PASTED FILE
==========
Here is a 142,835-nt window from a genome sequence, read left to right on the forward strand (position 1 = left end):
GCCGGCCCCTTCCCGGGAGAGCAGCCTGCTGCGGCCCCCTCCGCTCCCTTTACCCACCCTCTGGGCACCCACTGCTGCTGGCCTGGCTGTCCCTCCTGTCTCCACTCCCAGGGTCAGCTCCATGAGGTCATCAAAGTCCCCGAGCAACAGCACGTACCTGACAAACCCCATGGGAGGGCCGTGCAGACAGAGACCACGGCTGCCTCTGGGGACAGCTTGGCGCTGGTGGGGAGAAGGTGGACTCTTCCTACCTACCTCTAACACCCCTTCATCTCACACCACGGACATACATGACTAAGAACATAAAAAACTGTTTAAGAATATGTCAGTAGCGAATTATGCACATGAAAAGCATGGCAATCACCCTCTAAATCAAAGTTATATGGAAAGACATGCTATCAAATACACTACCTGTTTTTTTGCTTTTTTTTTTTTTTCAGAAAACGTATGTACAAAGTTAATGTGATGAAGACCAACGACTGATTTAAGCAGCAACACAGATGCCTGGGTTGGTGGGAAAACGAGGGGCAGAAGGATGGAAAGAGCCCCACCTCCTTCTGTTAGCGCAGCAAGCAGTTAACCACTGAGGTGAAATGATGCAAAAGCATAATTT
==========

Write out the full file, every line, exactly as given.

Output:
Here is a 142,835-nt window from a genome sequence, read left to right on the forward strand (position 1 = left end):
GCCGGCCCCTTCCCGGGAGAGCAGCCTGCTGCGGCCCCCTCCGCTCCCTTTACCCACCCTCTGGGCACCCACTGCTGCTGGCCTGGCTGTCCCTCCTGTCTCCACTCCCAGGGTCAGCTCCATGAGGTCATCAAAGTCCCCGAGCAACAGCACGTACCTGACAAACCCCATGGGAGGGCCGTGCAGACAGAGACCACGGCTGCCTCTGGGGACAGCTTGGCGCTGGTGGGGAGAAGGTGGACTCTTCCTACCTACCTCTAACACCCCTTCATCTCACACCACGGACATACATGACTAAGAACATAAAAAACTGTTTAAGAATATGTCAGTAGCGAATTATGCACATGAAAAGCATGGCAATCACCCTCTAAATCAAAGTTATATGGAAAGACATGCTATCAAATACACTACCTGTTTTTTTGCTTTTTTTTTTTTTTCAGAAAACGTATGTACAAAGTTAATGTGATGAAGACCAACGACTGATTTAAGCAGCAACACAGATGCCTGGGTTGGTGGGAAAACGAGGGGCAGAAGGATGGAAAGAGCCCCACCTCCTTCTGTTAGCGCAGCAAGCAGTTAACCACTGAGGTGAAATGATGCAAAAGCATAATTT